Today’s guest blogger is Laura Schmieder of Premier Placement Inc., specializing in manufacturing especially engineering, operations, supply chain, sales and marketing roles globally. She currently serves on the NPAworldwide board of directors.
I’ve been pondering off and on for years “the meaning of success,” especially during the awards season. How do they decide the Best Actor, Best Picture, Best Director? It’s all a bit subjective, because it certainly isn’t determined by box office sales OR the profits made once a movie goes out for distribution. It shouldn’t be popularity – how many tickets are sold or logins for streaming. It should be a performance that so moves you that you think about it for a very long time, at least in my opinion! Subjective decision.
What is the definition of a successful recruiter?
Is it how much money one earns in a year/decade/lifetime in recruiting? How is that number determined? I once had a long talk with the perennial biggest biller in my network and as we talked, he told me that I, as a one-person, home-office recruiting firm, with one PT administrative assistant and a CPA to do my year-end, made more profit than his 15-plus recruiter firm with three full-time admin staff plus researchers AND fancy office building because year-end, I was more profitable (likely I had less write-offs too!). Nonetheless, my question is, who had the most successful recruiting firm?
What about the percentage of successful placements? Or the number of candidates interviewed for roles, since only one can be hired but employers want to interview more than one person to determine the best candidate to receive an offer?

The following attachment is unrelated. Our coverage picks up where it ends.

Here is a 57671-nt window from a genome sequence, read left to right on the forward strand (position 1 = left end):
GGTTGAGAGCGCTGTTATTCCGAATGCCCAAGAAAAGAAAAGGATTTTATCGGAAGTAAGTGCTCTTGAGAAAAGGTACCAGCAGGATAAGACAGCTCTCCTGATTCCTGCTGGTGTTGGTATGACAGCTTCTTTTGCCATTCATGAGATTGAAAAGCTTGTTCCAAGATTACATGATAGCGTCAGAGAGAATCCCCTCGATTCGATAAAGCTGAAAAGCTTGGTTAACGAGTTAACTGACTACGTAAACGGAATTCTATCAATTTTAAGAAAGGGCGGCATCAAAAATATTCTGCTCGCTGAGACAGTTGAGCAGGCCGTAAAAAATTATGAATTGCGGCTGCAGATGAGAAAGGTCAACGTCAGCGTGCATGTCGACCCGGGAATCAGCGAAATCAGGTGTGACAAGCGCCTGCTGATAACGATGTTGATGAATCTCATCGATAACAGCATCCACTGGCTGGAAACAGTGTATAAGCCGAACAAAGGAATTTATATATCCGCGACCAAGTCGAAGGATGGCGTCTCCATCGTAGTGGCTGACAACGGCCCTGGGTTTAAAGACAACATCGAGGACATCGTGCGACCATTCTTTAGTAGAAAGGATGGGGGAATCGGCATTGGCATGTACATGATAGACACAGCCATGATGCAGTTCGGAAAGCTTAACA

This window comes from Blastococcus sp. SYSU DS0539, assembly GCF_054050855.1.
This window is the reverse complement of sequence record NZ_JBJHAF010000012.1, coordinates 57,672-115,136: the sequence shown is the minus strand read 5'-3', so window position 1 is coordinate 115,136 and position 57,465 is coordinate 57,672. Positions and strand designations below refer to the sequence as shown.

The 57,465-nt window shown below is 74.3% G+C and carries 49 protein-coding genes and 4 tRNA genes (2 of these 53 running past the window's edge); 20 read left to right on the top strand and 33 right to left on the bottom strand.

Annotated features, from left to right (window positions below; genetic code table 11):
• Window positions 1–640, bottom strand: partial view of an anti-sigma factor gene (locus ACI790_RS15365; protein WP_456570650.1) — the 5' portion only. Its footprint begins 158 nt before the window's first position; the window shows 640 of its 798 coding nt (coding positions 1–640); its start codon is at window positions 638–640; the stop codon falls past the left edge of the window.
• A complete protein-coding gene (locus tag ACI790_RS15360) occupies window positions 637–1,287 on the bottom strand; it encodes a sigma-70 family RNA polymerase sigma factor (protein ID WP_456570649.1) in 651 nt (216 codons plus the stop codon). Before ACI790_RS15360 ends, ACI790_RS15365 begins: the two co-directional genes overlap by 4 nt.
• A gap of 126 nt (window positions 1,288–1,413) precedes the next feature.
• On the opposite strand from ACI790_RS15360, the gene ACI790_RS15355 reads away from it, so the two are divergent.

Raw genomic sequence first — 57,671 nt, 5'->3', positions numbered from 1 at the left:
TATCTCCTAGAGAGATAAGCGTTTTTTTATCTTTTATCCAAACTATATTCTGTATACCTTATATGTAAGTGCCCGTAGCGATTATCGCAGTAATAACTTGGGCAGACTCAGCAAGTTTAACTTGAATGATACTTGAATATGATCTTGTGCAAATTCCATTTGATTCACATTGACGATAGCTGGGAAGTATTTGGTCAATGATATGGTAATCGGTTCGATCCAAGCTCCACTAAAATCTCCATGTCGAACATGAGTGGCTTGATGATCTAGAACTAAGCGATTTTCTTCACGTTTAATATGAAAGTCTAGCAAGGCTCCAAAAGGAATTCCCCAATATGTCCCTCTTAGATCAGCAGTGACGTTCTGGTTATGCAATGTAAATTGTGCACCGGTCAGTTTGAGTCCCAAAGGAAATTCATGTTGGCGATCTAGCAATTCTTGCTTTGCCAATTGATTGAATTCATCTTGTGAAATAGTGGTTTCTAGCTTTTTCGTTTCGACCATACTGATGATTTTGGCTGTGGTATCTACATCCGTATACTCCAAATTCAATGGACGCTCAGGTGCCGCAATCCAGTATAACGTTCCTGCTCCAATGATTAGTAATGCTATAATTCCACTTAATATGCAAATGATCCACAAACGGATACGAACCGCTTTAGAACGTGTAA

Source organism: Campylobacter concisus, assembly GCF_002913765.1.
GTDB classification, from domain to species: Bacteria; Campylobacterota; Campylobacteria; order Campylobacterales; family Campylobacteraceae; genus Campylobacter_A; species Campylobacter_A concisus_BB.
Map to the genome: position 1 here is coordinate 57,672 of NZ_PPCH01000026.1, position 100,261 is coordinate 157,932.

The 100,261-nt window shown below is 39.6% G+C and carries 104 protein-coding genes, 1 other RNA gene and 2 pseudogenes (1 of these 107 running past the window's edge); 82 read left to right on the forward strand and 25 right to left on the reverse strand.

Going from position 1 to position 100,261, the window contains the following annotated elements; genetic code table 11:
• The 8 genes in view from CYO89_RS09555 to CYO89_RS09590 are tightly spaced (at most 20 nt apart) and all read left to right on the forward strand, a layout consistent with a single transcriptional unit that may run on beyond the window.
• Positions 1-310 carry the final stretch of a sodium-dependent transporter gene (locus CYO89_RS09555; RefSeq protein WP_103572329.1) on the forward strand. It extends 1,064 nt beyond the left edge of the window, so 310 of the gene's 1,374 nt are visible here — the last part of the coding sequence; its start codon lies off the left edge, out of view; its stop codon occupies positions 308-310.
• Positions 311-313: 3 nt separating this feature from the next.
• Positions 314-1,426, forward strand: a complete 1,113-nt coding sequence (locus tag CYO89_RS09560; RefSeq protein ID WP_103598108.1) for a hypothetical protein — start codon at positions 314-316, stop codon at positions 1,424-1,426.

Is the answer having clients AND candidates who continue to turn to you for help, year after year, so that you weren’t constantly doing business development? Continuous referrals because you are known for your knowledge of a niche market, have a reputation for hard work, being trustworthy and thorough?
What about balance of life? Are you a successful recruiter if you work long hours, seven days a week to the extent that family and friends never really spend any quality time with you? Do you take the time to perform community service, exercise and diet to maintain your physical and spiritual health, or share your talents with other recruiters?
I confess that some of my thoughts come from a point of feeling inadequate or ineffective…has my life’s work been unsuccessful because I didn’t grow my business taking on more employees OR billing more than $1 million a year? OR am I eminently successful for having been in business over 30 years, having volunteered time and effort to help other recruiters be successful?
What is YOUR definition of a successful recruiter?